This is the second part of a two part post by Amit Tailor that digs into the manner in which patent appeals are managed and handled. The first part looked into a worrying trend regarding representation from the Patent Office in IPAB proceedings. This second part examines an RTI response to look deeper into how these appealed matters are handled at the Patent Office. Notably, as he points out, the interaction around this RTI also led to the Patent Office committing to bring about some improvements!
Amit Tailor is working as Manager (Sr Scientist) at Cadila Healthcare Ltd, handling patent drafting, filing & prosecution, FTO, patentability & invalidity mainly. He has an LL.B. from the Faculty of Law, Maharaja Sayajirao University of Baroda, Vadodara (Gujarat), and is a Registered Patent Agent and M.Pharm from National Institute of Pharmaceutical Education and Research (NIPER), Mohali. He also frequently writes blogs and short commentaries regarding recent developments in the field of Intellectual Property, especially patents in pharmaceutical and life sciences domain, on his Linkedin page, and has recently published two articles on IPWatchdog as well. Views mentioned here are personal.
Appeals to Controller’s Decision at IPAB – Part 2: The Role of Patent Office and the Controller(s) & The Current Practice of Handling the Appealed Matters at the Patent Office
The fact that the appeals to patent matters are being heard and disposed of at the Intellectual Property Appellate Board (IPAB or the “board”) in absence of any submissions, counter-affidavit or personal appearance from the Patent Office and/or the Controller(s), has been discussed in Part-1 of this analysis (here). In this part, I am discussing the provisions relating to appeals at IPAB, the role of Patent Office and/or the Controller(s) therein and relevant provisions under the Patents Act, 1970 (The “Act” or the “Patent Act”) and Rules made there under (The “Patent Rules”) and the Intellectual Property Appellate Board (Patents Procedure) Rules, 2010 (the “IPAB Rules”)
The Legal Scheme of Appeal under the Patents Act
The overall scheme under the Act can be summarised in 4 steps:
1) Filing of an Appeal at IPAB:
Section 117A of the Patent Act provides that any party aggrieved by any decision, order or direction of the Controller or Central Government [only of a nature specifically provided therein and to no other decision or order], may appeal to the IPAB within 3 months from the date of such order, decision or direction.
2) Notice of Appeal to the “Respondent”:
Once an appeal against any order as specified in Sec. 117A is found complying with the provisions of IPAB Rules, the registry of IPAB, under Rule 10 of the IPAB Rules, is [required] to serve the notice of such appeal to the respondent, along with the copy of the appeal or the application in paper-book form. The respondent(s) for all such appeals is(are) one or more of the “O/o Controller General of Patents Design and Trademarks” (CGPDTM) and the “Controller(s)” (which would be the concerned Controller/Assistant Controller etc.). Further, if the appeal arises from the decision in which an Opponent, who has filed an opposition u/s 25(1) or 25(2) of the Patent Act, is involved, the notice is to be served on to the Opponent also.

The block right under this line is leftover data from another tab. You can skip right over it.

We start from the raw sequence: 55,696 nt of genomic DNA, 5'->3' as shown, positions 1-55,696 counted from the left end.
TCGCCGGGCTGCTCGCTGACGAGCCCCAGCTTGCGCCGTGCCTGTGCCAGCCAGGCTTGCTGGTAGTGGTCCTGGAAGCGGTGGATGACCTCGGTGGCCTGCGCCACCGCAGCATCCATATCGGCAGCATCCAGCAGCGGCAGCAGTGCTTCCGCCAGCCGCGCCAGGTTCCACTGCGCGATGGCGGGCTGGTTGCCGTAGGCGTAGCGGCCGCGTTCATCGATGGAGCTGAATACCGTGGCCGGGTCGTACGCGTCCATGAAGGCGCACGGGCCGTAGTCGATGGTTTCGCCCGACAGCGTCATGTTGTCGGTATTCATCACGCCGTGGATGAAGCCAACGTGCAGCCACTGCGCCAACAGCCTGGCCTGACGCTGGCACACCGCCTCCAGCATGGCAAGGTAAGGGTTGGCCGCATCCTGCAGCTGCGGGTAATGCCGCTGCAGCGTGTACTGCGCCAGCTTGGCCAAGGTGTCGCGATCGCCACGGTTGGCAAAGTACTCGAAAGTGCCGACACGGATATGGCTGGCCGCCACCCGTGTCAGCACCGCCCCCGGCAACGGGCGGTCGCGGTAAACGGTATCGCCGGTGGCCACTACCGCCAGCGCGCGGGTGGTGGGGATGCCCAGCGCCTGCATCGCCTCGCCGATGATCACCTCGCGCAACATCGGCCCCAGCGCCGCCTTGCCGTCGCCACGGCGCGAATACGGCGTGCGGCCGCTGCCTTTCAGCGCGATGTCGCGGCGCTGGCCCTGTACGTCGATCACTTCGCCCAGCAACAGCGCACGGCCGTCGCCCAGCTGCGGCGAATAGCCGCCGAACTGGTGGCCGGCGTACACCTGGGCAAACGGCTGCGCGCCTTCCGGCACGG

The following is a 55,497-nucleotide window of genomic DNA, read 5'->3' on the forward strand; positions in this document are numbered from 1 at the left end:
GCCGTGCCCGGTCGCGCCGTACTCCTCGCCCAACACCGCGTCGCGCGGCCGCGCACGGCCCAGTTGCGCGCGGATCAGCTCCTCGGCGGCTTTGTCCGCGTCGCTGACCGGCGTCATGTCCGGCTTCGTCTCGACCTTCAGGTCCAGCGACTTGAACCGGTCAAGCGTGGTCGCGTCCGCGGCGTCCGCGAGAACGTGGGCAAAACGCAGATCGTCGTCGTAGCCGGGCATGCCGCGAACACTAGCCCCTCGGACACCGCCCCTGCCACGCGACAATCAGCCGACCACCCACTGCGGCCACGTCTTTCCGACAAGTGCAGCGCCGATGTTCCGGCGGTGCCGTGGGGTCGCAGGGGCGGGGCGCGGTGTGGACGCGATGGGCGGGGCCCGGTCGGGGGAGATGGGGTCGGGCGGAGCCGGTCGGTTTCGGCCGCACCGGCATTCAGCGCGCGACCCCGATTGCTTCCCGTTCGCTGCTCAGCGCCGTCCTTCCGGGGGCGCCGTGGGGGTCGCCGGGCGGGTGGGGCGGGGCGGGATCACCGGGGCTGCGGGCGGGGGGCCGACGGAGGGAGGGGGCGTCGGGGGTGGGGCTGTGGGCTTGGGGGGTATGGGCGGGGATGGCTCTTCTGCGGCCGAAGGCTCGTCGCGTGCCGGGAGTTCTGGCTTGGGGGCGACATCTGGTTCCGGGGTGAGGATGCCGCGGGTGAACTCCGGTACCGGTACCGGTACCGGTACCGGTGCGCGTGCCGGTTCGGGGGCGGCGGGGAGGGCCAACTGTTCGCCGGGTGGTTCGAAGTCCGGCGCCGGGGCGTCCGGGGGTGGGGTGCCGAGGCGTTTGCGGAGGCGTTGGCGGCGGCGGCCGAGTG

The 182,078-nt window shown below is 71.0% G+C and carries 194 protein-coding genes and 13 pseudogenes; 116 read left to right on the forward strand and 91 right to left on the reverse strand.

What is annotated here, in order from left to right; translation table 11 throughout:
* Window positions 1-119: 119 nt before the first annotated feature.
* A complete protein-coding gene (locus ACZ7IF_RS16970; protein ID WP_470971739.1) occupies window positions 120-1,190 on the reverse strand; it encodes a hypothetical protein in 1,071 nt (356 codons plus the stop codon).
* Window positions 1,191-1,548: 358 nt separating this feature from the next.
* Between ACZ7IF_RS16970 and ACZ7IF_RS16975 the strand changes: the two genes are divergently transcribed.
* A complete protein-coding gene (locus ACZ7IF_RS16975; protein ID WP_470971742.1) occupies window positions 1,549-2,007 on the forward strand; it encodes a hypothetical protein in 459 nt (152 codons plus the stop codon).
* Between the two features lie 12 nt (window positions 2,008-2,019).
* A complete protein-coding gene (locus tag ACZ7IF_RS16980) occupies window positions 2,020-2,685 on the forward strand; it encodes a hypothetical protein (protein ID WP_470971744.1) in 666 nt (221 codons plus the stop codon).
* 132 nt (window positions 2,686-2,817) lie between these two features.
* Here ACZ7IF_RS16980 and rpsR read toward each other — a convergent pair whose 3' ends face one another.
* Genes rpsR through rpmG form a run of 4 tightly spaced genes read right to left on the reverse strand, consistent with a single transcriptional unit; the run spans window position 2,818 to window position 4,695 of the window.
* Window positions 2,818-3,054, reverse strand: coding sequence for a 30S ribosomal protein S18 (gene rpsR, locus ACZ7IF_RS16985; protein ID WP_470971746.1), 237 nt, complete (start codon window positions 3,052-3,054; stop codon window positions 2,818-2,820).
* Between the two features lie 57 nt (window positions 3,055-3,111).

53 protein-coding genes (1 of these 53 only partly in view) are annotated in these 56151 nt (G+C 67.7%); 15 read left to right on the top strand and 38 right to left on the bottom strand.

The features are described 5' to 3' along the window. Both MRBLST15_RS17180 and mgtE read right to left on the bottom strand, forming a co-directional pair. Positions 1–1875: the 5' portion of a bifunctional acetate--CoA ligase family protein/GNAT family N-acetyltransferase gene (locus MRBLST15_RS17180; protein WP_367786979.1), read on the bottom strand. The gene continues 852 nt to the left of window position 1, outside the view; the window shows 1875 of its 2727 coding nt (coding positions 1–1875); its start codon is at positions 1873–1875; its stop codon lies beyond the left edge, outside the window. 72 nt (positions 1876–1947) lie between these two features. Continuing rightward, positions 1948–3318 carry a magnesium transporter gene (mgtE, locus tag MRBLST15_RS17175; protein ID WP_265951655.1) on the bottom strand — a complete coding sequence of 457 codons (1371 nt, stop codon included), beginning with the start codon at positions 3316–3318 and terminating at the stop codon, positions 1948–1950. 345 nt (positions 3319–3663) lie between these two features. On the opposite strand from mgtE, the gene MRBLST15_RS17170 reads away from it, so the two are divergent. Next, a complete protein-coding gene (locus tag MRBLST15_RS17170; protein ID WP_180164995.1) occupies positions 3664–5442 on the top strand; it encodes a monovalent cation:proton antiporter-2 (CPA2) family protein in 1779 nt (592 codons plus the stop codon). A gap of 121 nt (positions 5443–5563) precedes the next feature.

3) Counter-statement with or without Appearance by the Respondent
Under Rule 11 of the IPAB Rules, after receiving the notice, the respondent(s) may file their counter-statement in duplicate before the registry with a copy of the same and documents, if any, to the applicant-appellant.
4) Hearing and Adjudication
The Board would then, hear and adjudicate the matter on merits based upon the material placed on the record and arguments advanced by the parties.
The Current Status of Handling Appeals at the Patent Office & Commitment for Improvements thereto
RTI Application filed to Seek Details of the Notice of Appeals & Handling Thereof at the Patent Office
As discussed in Part-1, there have been no submissions and/or appearance from the Patent Office. Therefore in order to know the process for handling of such notice of appeals by the Patent Office and the possible reason of such non-submission of affidavits and non-appearance from the Patent Office’s side, I had filed an RTI request to the O/o CGPDTM to provide a list of the notice of appeals received by the office from the Registry of IPAB in past two years and requested they provide a brief summary thereof to include details like Case No., Receipt Date, Patent/Application No, the Nature of Decision Appealed, etc. and to provide information regarding the action(s) taken, if any, in response to the notice.
Response from the Patent Office
As per the response received from the CPIO, at present there is no specific provision for recording the details of such notice of appeals at the Patent Office. Any notice of appeal received at the RECS [Receipt, EDP (Electronic Data Processing), Classification and Screening] Section of the office is transferred to GPM (General Patent Matters) section through an internal mechanism called ‘dak-diary’. There is no further material information in the records of the Patent Office, including, presumably the details mentioned in the sample template in the RTI request, like – the appellant(s), the named respondent(s), the nature of appeal etc.